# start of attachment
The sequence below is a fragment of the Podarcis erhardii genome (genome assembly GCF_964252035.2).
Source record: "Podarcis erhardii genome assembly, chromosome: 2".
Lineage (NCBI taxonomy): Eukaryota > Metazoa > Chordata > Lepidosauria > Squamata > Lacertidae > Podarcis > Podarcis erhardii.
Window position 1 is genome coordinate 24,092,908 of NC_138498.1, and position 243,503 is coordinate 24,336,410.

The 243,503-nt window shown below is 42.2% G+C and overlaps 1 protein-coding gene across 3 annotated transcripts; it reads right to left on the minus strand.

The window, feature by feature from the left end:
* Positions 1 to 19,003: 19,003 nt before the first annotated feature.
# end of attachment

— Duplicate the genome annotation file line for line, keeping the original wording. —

The sequence below is a fragment of the Podarcis erhardii genome (genome assembly GCF_964252035.2).
Source record: "Podarcis erhardii genome assembly, chromosome: 2".
Lineage (NCBI taxonomy): Eukaryota > Metazoa > Chordata > Lepidosauria > Squamata > Lacertidae > Podarcis > Podarcis erhardii.
Window position 1 is genome coordinate 24,092,908 of NC_138498.1, and position 243,503 is coordinate 24,336,410.

The 243,503-nt window shown below is 42.2% G+C and overlaps 1 protein-coding gene across 3 annotated transcripts; it reads right to left on the minus strand.

The window, feature by feature from the left end:
* Positions 1 to 19,003: 19,003 nt before the first annotated feature.